Mormonism’s Double Standard


For anyone who knows anything about Mormon history, there is a double standard that comes with the Church of Jesus Christ of Latter-day Saints. Bruce R. McConkie, a Mormon Apostle from 1972-1985, is pictured above with the very realistic caption below him. Confirmation bias is known as “the tendency of people to favor information that confirms their beliefs,” according to Wikipedia. This includes believing aspects of the history of a religious system that are biased or in their favor.

History is not on the side of Mormonism. You would think that formal debate after formal debate with Christians and Mormons would squash Mormonism. Yes, it can, but just learning about the history of the Mormon Church (that most Mormons have never learned about or are not willing to admit), can destroy Mormonism.

When Joseph Smith claimed he had a First Vision experience in 1820 when he “saw” the Heavenly Father and Jesus Christ, he was told by God that the Christians of his day and all of Christendom’s

“creeds were an abomination in his sight; that those professors were all corrupt; that: “they draw near to me with their lips, but their hearts are far from me, they teach for doctrines the commandments of men, having a form of godliness, but they deny the power thereof.” (Pearl of Great Price, Joseph Smith–History 1:19)

In other words, Mormonism believes that all of Christianity (other than the LDS Church) is corrupt. The believe that Christianity was completely corrupt from the death of the apostles in the New Testament until Jesus Christ restored the Church in 1830, and this time period is known as the “Great Apostasy.” If Christian leaders get something wrong, Mormons label them as being “corrupt,” according to the First Vision account.

The double standard is when Mormon leaders and prophets get things wrong, they say their prophet was merely speaking as a man, and not as a prophet. For example, 2nd Mormon prophet Brigham Young taught (the Adam-God doctrine) that Adam was “our Father and our God, and the only God with whom we have to do.” (see Brigham Young, Journal of Discourses 1:46-53). Over 100 years later, Bruce McConkie taught, “anyone who has received the temple endowment and who yet believes the Adam-God theory does not deserve to be saved.” (McConkie, “Seven Deadly Heresies” speech, 1980)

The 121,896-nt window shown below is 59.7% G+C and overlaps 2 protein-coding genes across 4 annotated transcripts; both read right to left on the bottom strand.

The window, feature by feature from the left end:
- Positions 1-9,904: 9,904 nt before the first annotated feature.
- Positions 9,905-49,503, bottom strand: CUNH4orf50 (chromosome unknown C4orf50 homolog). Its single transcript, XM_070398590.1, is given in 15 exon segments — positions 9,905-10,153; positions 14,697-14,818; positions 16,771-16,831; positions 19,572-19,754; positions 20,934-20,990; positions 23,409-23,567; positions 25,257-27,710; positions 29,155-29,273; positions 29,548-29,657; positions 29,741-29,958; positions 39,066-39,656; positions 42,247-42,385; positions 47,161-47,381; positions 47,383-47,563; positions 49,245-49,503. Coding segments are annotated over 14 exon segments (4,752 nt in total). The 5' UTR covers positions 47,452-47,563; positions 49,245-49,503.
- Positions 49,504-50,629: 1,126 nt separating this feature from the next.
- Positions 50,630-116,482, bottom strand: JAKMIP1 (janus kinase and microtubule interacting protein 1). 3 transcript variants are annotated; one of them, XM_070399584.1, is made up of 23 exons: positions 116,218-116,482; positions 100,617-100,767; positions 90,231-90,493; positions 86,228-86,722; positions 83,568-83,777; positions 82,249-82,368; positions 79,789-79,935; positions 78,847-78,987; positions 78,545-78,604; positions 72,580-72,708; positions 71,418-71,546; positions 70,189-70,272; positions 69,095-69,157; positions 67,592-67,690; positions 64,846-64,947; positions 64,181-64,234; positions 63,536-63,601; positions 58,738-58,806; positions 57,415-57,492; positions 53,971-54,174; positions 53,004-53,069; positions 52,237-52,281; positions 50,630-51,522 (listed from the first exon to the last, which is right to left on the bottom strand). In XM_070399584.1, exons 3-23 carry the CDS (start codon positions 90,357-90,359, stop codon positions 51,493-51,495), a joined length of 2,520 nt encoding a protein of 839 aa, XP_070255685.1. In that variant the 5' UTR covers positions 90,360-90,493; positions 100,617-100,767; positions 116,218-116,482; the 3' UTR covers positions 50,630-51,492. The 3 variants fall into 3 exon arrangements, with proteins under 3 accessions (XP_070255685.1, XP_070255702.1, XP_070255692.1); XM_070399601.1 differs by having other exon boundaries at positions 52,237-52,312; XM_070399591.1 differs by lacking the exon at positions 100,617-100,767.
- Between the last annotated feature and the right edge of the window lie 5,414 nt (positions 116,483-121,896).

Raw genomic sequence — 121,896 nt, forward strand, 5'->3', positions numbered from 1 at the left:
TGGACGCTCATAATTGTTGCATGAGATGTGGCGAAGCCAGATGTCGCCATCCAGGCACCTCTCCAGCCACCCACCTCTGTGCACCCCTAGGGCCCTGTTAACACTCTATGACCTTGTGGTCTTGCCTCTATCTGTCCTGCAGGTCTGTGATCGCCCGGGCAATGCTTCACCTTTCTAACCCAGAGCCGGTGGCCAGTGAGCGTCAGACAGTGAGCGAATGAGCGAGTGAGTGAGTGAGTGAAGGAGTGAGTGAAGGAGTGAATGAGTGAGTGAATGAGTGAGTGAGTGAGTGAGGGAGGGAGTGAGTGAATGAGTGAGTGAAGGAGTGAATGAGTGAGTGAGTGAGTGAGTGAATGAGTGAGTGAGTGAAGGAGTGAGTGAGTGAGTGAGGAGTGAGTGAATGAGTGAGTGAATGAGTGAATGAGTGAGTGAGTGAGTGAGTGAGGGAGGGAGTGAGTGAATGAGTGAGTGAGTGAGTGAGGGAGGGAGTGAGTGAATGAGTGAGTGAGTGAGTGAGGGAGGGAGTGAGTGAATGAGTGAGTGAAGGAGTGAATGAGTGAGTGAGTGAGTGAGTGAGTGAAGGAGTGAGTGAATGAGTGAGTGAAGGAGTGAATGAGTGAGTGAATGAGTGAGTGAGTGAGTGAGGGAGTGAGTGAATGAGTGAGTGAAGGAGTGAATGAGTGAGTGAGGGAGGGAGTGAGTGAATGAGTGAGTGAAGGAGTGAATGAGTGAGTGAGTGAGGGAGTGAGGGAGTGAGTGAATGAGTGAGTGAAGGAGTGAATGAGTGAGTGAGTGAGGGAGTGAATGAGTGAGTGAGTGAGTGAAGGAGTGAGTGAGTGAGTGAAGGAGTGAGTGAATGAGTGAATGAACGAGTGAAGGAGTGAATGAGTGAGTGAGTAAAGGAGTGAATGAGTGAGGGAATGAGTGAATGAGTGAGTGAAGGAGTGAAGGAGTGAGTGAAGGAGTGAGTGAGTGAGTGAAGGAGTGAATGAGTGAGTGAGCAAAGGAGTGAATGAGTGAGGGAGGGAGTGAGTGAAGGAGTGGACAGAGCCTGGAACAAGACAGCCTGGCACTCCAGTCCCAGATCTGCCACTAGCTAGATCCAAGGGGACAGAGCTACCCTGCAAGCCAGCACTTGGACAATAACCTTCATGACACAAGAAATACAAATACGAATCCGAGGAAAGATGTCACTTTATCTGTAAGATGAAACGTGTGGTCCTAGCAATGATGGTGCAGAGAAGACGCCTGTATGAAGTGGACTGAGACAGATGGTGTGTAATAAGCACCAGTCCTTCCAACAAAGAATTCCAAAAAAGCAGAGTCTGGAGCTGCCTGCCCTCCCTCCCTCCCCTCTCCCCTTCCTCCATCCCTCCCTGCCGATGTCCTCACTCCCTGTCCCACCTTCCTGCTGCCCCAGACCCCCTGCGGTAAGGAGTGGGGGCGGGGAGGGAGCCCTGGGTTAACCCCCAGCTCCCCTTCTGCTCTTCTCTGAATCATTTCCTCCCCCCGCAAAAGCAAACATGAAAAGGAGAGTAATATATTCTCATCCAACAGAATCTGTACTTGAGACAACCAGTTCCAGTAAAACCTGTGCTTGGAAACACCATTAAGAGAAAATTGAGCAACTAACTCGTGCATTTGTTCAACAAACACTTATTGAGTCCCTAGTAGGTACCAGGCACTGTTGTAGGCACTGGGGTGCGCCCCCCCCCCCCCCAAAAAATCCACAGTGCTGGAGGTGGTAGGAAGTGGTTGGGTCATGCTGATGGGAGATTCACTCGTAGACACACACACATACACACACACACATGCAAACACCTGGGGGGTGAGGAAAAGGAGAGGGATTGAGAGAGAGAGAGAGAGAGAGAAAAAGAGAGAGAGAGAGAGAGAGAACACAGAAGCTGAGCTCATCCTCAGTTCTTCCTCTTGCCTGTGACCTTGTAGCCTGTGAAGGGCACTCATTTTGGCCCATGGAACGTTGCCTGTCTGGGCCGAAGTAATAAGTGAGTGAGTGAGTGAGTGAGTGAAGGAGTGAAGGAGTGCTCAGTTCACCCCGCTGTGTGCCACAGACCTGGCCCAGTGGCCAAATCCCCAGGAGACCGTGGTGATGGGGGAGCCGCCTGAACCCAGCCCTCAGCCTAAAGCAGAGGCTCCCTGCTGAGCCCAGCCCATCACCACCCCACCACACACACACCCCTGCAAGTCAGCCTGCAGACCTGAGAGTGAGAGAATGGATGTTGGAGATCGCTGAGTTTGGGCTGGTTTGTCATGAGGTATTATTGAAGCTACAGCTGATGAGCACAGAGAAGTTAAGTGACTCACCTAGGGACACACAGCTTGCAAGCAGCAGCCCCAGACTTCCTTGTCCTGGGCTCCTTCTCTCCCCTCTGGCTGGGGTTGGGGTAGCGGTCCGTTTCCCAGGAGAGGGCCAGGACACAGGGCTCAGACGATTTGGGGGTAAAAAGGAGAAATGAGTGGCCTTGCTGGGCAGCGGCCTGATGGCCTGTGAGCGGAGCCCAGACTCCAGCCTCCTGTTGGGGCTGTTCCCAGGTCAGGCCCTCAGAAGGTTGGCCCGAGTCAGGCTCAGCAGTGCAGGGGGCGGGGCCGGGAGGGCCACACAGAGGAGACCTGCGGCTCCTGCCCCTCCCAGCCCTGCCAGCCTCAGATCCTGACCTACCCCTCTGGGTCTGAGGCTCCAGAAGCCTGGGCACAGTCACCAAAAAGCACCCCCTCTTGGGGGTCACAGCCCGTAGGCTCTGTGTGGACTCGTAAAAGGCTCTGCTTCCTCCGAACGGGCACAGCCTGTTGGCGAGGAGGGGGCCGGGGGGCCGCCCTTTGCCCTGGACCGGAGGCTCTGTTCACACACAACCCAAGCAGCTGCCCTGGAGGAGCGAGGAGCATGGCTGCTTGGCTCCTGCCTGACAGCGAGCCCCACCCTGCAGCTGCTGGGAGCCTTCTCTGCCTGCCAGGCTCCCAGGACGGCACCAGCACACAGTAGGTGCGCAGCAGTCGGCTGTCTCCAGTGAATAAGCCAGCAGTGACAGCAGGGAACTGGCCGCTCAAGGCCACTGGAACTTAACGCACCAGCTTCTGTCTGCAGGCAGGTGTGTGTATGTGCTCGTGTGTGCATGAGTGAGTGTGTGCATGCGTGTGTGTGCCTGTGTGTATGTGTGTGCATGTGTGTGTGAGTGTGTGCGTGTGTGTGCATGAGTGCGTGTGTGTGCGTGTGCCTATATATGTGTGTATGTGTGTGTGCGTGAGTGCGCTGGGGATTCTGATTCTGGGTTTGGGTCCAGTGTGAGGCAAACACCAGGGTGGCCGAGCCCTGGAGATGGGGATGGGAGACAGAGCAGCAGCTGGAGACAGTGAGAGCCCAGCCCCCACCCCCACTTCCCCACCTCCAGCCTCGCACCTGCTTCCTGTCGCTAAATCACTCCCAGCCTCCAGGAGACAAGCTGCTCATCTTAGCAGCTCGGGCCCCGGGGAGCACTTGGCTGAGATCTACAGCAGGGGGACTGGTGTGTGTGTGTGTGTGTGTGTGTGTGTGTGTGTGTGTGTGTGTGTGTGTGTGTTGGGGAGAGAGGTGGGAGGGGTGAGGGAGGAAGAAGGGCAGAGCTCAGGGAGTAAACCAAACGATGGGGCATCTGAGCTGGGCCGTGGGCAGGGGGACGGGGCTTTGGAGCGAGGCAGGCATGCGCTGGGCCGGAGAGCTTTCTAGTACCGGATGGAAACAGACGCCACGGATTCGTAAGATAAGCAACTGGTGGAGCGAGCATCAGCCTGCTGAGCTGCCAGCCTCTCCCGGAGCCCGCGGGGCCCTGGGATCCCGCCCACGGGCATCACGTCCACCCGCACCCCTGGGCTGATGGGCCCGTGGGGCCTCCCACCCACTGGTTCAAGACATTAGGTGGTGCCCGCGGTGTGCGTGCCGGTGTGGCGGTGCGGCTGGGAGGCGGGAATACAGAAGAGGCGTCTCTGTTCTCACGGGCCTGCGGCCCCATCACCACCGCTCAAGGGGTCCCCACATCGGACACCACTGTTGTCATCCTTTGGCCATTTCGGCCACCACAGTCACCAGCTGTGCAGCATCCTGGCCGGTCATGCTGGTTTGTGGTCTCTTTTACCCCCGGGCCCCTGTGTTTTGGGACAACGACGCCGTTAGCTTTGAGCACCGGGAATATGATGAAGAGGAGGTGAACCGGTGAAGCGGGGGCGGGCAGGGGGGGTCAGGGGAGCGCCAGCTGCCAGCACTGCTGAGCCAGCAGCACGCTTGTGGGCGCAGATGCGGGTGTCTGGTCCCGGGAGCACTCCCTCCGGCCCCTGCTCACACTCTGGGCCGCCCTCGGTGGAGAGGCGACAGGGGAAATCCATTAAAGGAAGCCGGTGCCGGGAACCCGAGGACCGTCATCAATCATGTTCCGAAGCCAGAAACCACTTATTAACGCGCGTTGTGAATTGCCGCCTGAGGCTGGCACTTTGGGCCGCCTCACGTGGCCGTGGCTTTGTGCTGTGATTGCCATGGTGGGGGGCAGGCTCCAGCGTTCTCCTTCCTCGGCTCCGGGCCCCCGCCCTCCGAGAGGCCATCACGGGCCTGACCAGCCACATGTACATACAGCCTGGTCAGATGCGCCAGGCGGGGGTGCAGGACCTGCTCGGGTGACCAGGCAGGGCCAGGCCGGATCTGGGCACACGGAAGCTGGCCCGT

Clearly Mormons nowadays do not believe that Adam was God. So what do they do when confronted with the fact that Brigham Young taught as doctrine that Adam was God? They said, “Well, he was not speaking as a prophet, he was speaking as a man.” Joseph Smith even gave a loophole where contradictions within Mormonism appear: “A prophet is a prophet only when he is acting as such.” (Prophet Joseph Smith, Jr., History of the Church, 5:265) Well, isn’t that convenient! Mormons cling to the facets of their past and beliefs that favor their image, but reject sketchy or contradictory aspects that make Mormonism look bad.

LDS President Wilford Woodruff even said, “The Lord will never permit me or any other man who stands as President of this Church to lead you astray.” (Woodruff, Doctrine and Covenants, Official Declaration–1).  They also believe that “‘when the prophet speaks, the thinking is done.” (Improvement Era, June 1945, as a Ward Teaching message)

So what will Mormons do when faced with the fact that Mormons leaders have indeed led their people astray?

These are serious issues. Mormons cannot lose faith in general. They only need to know where to place their faith. Substituting Jesus Christ and the Bible for Joseph Smith and the Book of Mormon needs to happen…

Here is what the Bible has to say about God: Numbers 23:19 (KJV) says: “God is not a man, that he should lie; neither the son of man, that he should repent: hath he said, and shall he not do it? or hath he spoken, and shall he not make it good?”

Here is the problem. The god of Mormonism can change his mind on something. What was doctrine in the 1800’s is not necessarily current Mormon doctrine in the 2000’s. I believe that God still gives us revelation, but the Mormon god gives progressive revelation which includes God revoking previous revelations and replaces them with new ones.

I cannot trust a God who is not consistent! If God was changing, I cannot trust Him with any hope of salvation! Since the God of the Bible is trustworthy and never changing, His people will stay in His truth and ways and will never be confused by doctrine or what God has said.

When Mormon leaders get it wrong, the lay Mormons will say, “Well, that was what was revealed back then, but we believe in what the current prophet teaches.” This is dangerous. God’s word is both vertical and horizontal, transcending both time and culture. Mormons cannot get away with saying that Christian leaders are corrupt while simultaneously saying that their own leaders are being misunderstood or simply “speaking as a man and not as a prophet.”

When Mormonism rejected blacks for the priesthood until 1978, Mormons will say that former Mormon leaders in the 1800’s were just “products of their time,” and held similar views on race relations that 19th century Protestants did. There is no excuse, since the LDS Church claims to be the one and only true church. If they were, they would have stood against slavery and would have been inclusive of blacks in their Church when others hadn’t been.

Come on, Mormonism, own up to your past teachings! Mormons, please research your Church! Faith should not be blind; true faith is supported by facts! Thomas Edison put it so well when he said, “Faith, as well intentioned as it may be, must be built on facts, not fiction–faith in fiction is a damnable false hope.”

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